In Practicing to Walk Like a Heron (February, 2012, Wayne State University Press), multiple-award-winning Michigan poet Jack Ridl shares lines of well-earned wisdom in the face of a constantly changing world. The familiar comforts of life—a warm fire in winter, a lush garden in summer—become the settings for transcendent and universal truths in these poems, as moments of grief, sadness, and melancholy trigger a deeper appreciation for small but important joys. The simple clarity of Ridl’s lines and diction make the poems accessible to all readers, but especially rewarding for those who appreciate carefully honed, masterful verse. Practicing to Walk Like a Heron unabashedly affirms the quirky and eccentric, the small and mundane, and the intellectual and experiential in life. Anyone interested in relatable and emotionally powerful poetry will enjoy this new collection. The cover design features artwork by his daughter, the artist Meridith Ridl.
Losing Season (September, 2009, CavanKerry Press) chronicles a year of hope and defeat on and off the basketball court in a small town. Ridl has been named one of the 100 most influential sports educators in America by the Institute for International Sport and Losing Season was a gift to all players, coaches, and staff by the Division III Women’s Final Four organizers. He is the son of beloved Pitt Basketball Coach Buzz Ridl. A lifetime observing this world informs these poems.
Broken Symmetry was published in 2006 by Wayne State University Press and was selected by the Society of Midland Authors as the best book of poetry for 2006, an honor shared with poet Jeff Worley.
Ridl is the author of two other full-length collections, and three chapbooks, including Outside the Center Ring from Puddinghouse Publications, a collection of circus poems published in 2006, and Against Elegies, which was selected by Sharon Dolin and former Poet Laureate Billy Collins for the 2001 Chapbook Award from The Center for Book Arts in New York.
Ridl, who recently retired from teaching at Hope College for more than 37 years and who with his wife, Julie, founded the college’s Visiting Writers Series, is co-author with Peter Schakel of Approaching Poetry: Perspectives and Responses, Bedford/St. Martin’s Press, and co-editor, with Peter Schakel, of both 250 Poems and Literature: A Portable Anthology, also from Beford/St. Martin’s. Their third edition of Approaching Literature was published by Bedford/St.Martin’s in 2013.
In 1996, The Carnegie Foundation named Ridl “Michigan Professor of the Year.” He was chosen by the Hope College students for the “HOPE Award” given to “Hope’s Outstanding Professor Educator,” was selected the student body’s “Favorite Professor” in 2003, and has twice been asked by the students to give the college’s commencement address.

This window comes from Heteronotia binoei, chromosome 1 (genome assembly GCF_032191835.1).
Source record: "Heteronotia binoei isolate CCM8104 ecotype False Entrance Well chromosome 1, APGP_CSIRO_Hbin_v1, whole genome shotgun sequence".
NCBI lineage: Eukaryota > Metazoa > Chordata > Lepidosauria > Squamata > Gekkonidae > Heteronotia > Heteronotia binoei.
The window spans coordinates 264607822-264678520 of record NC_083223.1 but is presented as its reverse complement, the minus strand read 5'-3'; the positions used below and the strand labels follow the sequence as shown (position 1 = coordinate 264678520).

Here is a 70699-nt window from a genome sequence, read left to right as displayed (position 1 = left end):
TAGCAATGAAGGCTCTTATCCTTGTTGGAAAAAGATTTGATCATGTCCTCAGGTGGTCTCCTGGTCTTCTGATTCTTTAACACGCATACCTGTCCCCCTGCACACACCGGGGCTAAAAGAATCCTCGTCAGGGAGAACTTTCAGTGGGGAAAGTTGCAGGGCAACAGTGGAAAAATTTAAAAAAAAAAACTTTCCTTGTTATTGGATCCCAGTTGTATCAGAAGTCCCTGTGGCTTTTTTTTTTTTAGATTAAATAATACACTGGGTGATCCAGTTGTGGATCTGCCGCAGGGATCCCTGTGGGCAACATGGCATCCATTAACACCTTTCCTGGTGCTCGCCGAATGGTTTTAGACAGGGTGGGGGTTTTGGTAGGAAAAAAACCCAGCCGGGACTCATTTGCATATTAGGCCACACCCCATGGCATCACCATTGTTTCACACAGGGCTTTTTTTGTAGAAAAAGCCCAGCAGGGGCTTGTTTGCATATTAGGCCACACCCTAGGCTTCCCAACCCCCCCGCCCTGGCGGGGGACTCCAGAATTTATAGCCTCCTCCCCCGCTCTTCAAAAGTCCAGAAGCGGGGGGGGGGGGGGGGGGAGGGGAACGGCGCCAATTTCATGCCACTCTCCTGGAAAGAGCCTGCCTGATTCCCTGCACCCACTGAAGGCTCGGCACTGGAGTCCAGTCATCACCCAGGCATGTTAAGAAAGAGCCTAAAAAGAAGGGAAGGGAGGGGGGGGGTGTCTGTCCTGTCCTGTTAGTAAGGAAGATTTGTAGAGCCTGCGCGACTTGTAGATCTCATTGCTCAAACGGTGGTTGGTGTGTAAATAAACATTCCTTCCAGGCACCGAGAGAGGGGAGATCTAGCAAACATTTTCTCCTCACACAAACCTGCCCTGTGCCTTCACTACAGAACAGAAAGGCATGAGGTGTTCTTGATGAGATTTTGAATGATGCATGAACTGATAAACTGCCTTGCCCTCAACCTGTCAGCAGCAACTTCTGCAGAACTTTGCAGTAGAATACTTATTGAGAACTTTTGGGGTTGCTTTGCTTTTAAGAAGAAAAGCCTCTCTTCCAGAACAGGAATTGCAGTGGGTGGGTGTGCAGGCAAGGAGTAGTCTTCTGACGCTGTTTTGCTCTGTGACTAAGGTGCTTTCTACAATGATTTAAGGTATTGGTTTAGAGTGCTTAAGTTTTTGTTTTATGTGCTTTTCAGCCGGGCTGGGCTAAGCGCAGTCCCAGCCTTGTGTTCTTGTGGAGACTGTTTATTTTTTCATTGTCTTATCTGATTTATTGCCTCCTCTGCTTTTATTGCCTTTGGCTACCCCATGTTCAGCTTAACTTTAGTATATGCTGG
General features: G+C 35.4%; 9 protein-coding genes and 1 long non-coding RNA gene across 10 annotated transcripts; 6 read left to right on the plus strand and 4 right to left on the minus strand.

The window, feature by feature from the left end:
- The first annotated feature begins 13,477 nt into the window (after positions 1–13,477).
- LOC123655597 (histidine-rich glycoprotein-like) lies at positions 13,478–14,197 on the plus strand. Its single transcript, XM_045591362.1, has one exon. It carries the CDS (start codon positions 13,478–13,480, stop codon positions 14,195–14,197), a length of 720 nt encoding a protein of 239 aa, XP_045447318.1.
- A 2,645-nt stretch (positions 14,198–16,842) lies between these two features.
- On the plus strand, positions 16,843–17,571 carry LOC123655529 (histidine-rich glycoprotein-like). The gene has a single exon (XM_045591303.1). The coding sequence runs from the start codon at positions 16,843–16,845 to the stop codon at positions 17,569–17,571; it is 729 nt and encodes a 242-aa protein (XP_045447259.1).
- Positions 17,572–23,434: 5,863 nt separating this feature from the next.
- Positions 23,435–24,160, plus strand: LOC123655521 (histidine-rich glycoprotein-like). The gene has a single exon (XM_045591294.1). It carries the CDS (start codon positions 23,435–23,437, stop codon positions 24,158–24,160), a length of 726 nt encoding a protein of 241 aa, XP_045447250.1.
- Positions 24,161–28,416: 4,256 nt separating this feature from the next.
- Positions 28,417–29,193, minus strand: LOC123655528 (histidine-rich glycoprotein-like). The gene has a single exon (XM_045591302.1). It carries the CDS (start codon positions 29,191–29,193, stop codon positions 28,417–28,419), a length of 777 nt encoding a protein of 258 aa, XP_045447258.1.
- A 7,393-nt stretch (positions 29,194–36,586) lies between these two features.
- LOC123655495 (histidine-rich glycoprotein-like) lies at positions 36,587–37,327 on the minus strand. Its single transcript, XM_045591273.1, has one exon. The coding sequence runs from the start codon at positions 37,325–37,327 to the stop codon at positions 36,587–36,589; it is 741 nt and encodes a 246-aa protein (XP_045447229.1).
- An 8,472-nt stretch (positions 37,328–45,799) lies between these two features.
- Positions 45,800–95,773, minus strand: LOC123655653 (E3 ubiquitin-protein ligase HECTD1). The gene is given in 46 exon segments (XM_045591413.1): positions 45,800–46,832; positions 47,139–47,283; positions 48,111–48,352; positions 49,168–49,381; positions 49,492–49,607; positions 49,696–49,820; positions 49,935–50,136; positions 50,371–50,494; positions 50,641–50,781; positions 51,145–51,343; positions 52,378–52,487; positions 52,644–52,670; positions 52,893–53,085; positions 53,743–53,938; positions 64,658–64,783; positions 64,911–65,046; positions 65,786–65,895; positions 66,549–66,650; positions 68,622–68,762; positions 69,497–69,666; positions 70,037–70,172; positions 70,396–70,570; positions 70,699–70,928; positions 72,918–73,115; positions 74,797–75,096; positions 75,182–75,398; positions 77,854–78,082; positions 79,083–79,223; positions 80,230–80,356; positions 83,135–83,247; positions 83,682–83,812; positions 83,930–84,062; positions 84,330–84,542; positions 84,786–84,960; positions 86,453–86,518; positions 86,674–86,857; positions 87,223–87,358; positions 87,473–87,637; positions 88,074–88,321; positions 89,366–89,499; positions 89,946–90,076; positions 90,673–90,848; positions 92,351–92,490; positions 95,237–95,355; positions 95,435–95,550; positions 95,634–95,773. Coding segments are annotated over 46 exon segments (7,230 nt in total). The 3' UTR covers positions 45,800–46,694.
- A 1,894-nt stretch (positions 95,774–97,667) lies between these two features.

More than 75 of Ridl’s former students are now published authors, and nine of his students appeared in “25 under 25,” in blind judging, edited by Naomi Shihab Nye.
Ridl grew up in both the world of basketball where his father was a well-known head coach at Westminster College and the University of Pittsburgh, and the world of the circus, inherited from his mother’s family.
Mary Ruefle writes, “If you don’t believe you have a soul, reading this book will give you one — it’s soulfulness is that far-reaching, generous, persuasive, and real.”
Of his poems, Naomi Shihab Nye has written, “Jack Ridl writes with complete generosity and full-hearted wisdom and care. His deeply intelligent, funny, and gracious poems befriend a reader so completely and warmly, we might all have the revelation that our lives are rich poems too. What a gift!” and “Jack Ridl is a superstar in the realm of compassionate, transporting, life-changing poetry.”
Li-Young Lee writes, “What a gift it is to have this impressive collection from Jack Ridl. Reading his poetry is like hearing from a neighbor who has lived his entire life with the most profound attention and care. And while that attention often enough reveals the blessings that surround him, and while he himself seems always ready and willing to bless the world in turn, Ridl walks a tightrope in his work. A degree one way or the other, and he uncovers heaven on earth or a quiet hell. It’s amazing to me how he can hold both realms so intimately together in one vision, frequently in the same poem. And he makes it all seem easy, his language moving subtly between the various modes of conversation, prayer, spiritual hunger, comedy, nostalgia, grief, and celebration. I truly hope we can evolve toward the quality of being these poems reveal.”
Former U.S. Poet Laureate Billy Collins wrote: “Against Elegies arises from a sense of curiosity about life in both its plain and puzzling aspects. These poems feel their way forward and are attentive enough to the reader to make us feel included–happy accomplices to his search.”
Richard Jones wrote, “A sweet intelligence and compassionate eye are the hallmark of these wise poems–just the sort of art we need in these dark and unenlightened times.”
Conrad Hilberry has written “one group of poems is unmatched, I believe, anywhere in American poetry. I mean the sports poems. They are so compelling, so varied, so familiar to anyone who knows high school and sports that they may well introduce a new genre.”
And Bob Hicock wrote of Broken Symmetry, “Ridl reinvigorates the familiar through his fidelity to the people and objects in his life. This is a full and lasting collection.”
Ridl lives a short walk from Douglas Beach, arguably the most beautiful of Lake Michigan’s disappearing public beaches, with his wife, the writer and artist Julie Ridl, and a few barely domesticated beasts. His daughter is the artist, Meridith Ridl.